It is the direct action of antibiotics or toxic metabolites produced by one microorganism on another. Many strains of Trichoderma produce volatile and non-volatile secondary metabolites, some of which inhibit the development of other microorganisms, without reaching physical contact; such inhibitory substances are considered antibiotics. More than 180 secondary metabolites are known to be produced by the genus Trichoderma, which they are grouped into peptaibol, polyketide and terpene according to their biosynthetic origin. The ability of a Trichoderma strain to simultaneously produce different antifungal compounds reduces the risk of resistance in microorganisms.15 As in the case of T. viride, which produces a wide variety of antibiotics, including trichotoxins A and B, tricodecenins, tricorovines and trichocelins.12 Howell10 determined that T. virens inhibited the growth of Pythium ultimum and a species of Phytophthora, but the same did not occur with Rhizoctonia solani, Thielaviopsis basicola, Phymatotrichum omnivorum, Rhizopus arrhizus or V. dahliae. It was also proven that the enzyme produced by Botrytis cinerea, to degrade the plant cell wall, is degraded by an enzyme secreted by T. harzianum, as is the phytotoxin produced by R. solani, which is degraded by α-glocosidase excreted by T. viride.15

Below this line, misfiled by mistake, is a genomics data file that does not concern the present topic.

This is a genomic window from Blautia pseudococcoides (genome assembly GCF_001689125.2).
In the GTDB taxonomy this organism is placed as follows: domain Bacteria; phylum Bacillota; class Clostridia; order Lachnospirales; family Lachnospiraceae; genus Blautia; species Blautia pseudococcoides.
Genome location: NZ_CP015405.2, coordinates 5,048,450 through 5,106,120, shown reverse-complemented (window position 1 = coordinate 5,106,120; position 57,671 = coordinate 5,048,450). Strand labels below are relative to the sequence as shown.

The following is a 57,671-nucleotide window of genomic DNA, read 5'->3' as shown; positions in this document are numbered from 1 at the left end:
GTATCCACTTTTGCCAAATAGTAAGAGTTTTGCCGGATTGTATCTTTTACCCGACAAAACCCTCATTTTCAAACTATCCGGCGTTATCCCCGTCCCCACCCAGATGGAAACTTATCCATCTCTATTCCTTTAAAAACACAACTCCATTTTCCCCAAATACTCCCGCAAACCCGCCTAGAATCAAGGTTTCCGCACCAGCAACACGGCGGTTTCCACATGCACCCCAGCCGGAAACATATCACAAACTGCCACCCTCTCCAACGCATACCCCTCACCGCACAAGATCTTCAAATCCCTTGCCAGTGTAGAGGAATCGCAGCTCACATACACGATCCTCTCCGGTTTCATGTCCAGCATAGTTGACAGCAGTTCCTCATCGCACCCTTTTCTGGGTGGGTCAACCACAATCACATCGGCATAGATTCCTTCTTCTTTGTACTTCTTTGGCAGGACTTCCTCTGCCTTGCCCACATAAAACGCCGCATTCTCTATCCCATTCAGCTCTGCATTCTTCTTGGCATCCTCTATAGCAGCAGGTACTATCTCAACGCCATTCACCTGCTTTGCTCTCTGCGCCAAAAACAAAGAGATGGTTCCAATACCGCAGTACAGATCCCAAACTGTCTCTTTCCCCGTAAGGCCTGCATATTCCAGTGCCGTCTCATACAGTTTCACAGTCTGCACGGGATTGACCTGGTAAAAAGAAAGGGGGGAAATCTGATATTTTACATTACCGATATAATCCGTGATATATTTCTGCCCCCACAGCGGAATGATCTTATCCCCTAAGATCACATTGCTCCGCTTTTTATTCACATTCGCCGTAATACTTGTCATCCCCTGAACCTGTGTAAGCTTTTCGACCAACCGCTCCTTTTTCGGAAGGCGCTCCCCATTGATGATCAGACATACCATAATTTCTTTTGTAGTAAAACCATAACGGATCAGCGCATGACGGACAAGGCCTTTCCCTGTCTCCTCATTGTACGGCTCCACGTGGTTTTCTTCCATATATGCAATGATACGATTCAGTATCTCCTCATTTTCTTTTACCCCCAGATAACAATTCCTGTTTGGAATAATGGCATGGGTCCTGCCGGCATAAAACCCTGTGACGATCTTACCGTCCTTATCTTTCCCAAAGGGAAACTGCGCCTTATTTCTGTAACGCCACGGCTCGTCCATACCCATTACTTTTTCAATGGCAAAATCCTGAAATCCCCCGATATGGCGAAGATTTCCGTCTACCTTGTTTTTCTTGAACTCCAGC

Competition for substrates

It occurs when two or more organisms have the same nutritional requirements, but one of them is more competitive, which reduces the amount available for the others. Trichoderma due to the speed of growth and development it has, it has the capacity to compete for: substrate, nutrients, space and oxygen.8,12,15,20 Competition for carbon (C) between Trichoderma and phytopathogenic fungi such as Rhizoctonia solani and Fusarium oxysporium, as well as for points of infection with rhizosphere phytopathogens.12 In turn, Trichoderma, compared to other microorganisms, has great efficiency in mobilizing and absorbing nutrients from the soil. It can also reduce soil pH through biosynthesis and the ability to release organic acids that facilitate the solubilization of micronutrients. Likewise, Trichoderma has the ability to generate siderophores that sequester Fe (Fe 2+) from its environment or can insolubilize it by acting as a chelating agent, preventing the availability of this element for phytopathogens.12,20

This fungal genus can be added to soil or applied as seed treatments and grows easily along with the root system of the treated seed,10 this is very important for a biological control agent since it would not otherwise be able to compete. If i didn't have that ability. Competition is also influenced by abiotic factors such as: type of substrate, pH and temperature, among others, with Trichoderma being adapted to take available nutrients or survive (as chlamydospores) when they are scarce.15

Uses of Trichoderma

Use as a bioremediator